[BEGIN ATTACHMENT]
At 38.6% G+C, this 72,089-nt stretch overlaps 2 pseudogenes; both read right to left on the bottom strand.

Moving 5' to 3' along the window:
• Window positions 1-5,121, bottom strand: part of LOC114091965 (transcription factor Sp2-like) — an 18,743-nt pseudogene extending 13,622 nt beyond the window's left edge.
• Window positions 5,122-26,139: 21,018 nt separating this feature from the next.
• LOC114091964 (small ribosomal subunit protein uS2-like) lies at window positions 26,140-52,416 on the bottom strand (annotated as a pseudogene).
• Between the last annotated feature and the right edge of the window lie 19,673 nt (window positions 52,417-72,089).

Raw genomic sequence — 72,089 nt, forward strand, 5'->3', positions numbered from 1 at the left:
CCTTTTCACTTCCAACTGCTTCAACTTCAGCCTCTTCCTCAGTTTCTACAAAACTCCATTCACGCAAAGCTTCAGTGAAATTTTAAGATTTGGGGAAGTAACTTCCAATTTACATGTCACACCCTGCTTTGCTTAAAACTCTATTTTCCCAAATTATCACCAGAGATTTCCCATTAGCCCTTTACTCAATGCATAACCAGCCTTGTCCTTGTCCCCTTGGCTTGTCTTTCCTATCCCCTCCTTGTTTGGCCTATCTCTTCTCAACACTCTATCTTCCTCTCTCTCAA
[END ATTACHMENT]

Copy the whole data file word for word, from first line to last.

At 38.6% G+C, this 72,089-nt stretch overlaps 2 pseudogenes; both read right to left on the bottom strand.

Moving 5' to 3' along the window:
• Window positions 1-5,121, bottom strand: part of LOC114091965 (transcription factor Sp2-like) — an 18,743-nt pseudogene extending 13,622 nt beyond the window's left edge.
• Window positions 5,122-26,139: 21,018 nt separating this feature from the next.
• LOC114091964 (small ribosomal subunit protein uS2-like) lies at window positions 26,140-52,416 on the bottom strand (annotated as a pseudogene).
• Between the last annotated feature and the right edge of the window lie 19,673 nt (window positions 52,417-72,089).

Raw genomic sequence — 72,089 nt, forward strand, 5'->3', positions numbered from 1 at the left:
CCTTTTCACTTCCAACTGCTTCAACTTCAGCCTCTTCCTCAGTTTCTACAAAACTCCATTCACGCAAAGCTTCAGTGAAATTTTAAGATTTGGGGAAGTAACTTCCAATTTACATGTCACACCCTGCTTTGCTTAAAACTCTATTTTCCCAAATTATCACCAGAGATTTCCCATTAGCCCTTTACTCAATGCATAACCAGCCTTGTCCTTGTCCCCTTGGCTTGTCTTTCCTATCCCCTCCTTGTTTGGCCTATCTCTTCTCAACACTCTATCTTCCTCTCTCTCAA